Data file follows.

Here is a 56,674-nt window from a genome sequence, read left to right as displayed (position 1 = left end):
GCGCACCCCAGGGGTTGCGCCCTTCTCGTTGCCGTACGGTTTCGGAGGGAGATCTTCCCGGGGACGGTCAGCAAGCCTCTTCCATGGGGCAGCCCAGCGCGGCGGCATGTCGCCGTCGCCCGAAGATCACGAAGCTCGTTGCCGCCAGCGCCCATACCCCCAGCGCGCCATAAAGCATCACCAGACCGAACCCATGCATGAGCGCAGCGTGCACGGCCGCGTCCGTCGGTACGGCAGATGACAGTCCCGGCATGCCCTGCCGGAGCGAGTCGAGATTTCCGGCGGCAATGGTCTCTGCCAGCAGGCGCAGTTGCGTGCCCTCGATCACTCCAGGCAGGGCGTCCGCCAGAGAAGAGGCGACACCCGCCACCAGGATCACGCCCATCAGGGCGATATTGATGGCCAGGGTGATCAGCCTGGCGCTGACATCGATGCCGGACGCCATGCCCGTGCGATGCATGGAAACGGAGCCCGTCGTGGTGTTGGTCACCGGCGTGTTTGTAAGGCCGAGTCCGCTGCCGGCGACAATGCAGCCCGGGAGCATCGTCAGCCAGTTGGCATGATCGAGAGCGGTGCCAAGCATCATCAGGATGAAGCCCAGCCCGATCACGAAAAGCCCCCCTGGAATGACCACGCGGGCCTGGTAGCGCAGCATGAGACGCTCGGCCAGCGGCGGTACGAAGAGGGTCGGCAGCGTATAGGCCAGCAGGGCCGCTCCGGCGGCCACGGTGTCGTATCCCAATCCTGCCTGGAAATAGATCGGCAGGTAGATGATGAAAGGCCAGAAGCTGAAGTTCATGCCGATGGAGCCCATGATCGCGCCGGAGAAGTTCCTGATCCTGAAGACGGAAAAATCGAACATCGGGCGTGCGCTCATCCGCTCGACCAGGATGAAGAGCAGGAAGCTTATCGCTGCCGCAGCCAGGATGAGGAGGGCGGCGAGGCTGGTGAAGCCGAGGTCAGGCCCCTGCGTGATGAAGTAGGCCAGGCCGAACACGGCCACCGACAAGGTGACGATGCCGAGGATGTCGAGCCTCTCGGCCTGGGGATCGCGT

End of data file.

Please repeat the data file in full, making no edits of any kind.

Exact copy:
Here is a 56,674-nt window from a genome sequence, read left to right as displayed (position 1 = left end):
GCGCACCCCAGGGGTTGCGCCCTTCTCGTTGCCGTACGGTTTCGGAGGGAGATCTTCCCGGGGACGGTCAGCAAGCCTCTTCCATGGGGCAGCCCAGCGCGGCGGCATGTCGCCGTCGCCCGAAGATCACGAAGCTCGTTGCCGCCAGCGCCCATACCCCCAGCGCGCCATAAAGCATCACCAGACCGAACCCATGCATGAGCGCAGCGTGCACGGCCGCGTCCGTCGGTACGGCAGATGACAGTCCCGGCATGCCCTGCCGGAGCGAGTCGAGATTTCCGGCGGCAATGGTCTCTGCCAGCAGGCGCAGTTGCGTGCCCTCGATCACTCCAGGCAGGGCGTCCGCCAGAGAAGAGGCGACACCCGCCACCAGGATCACGCCCATCAGGGCGATATTGATGGCCAGGGTGATCAGCCTGGCGCTGACATCGATGCCGGACGCCATGCCCGTGCGATGCATGGAAACGGAGCCCGTCGTGGTGTTGGTCACCGGCGTGTTTGTAAGGCCGAGTCCGCTGCCGGCGACAATGCAGCCCGGGAGCATCGTCAGCCAGTTGGCATGATCGAGAGCGGTGCCAAGCATCATCAGGATGAAGCCCAGCCCGATCACGAAAAGCCCCCCTGGAATGACCACGCGGGCCTGGTAGCGCAGCATGAGACGCTCGGCCAGCGGCGGTACGAAGAGGGTCGGCAGCGTATAGGCCAGCAGGGCCGCTCCGGCGGCCACGGTGTCGTATCCCAATCCTGCCTGGAAATAGATCGGCAGGTAGATGATGAAAGGCCAGAAGCTGAAGTTCATGCCGATGGAGCCCATGATCGCGCCGGAGAAGTTCCTGATCCTGAAGACGGAAAAATCGAACATCGGGCGTGCGCTCATCCGCTCGACCAGGATGAAGAGCAGGAAGCTTATCGCTGCCGCAGCCAGGATGAGGAGGGCGGCGAGGCTGGTGAAGCCGAGGTCAGGCCCCTGCGTGATGAAGTAGGCCAGGCCGAACACGGCCACCGACAAGGTGACGATGCCGAGGATGTCGAGCCTCTCGGCCTGGGGATCGCGT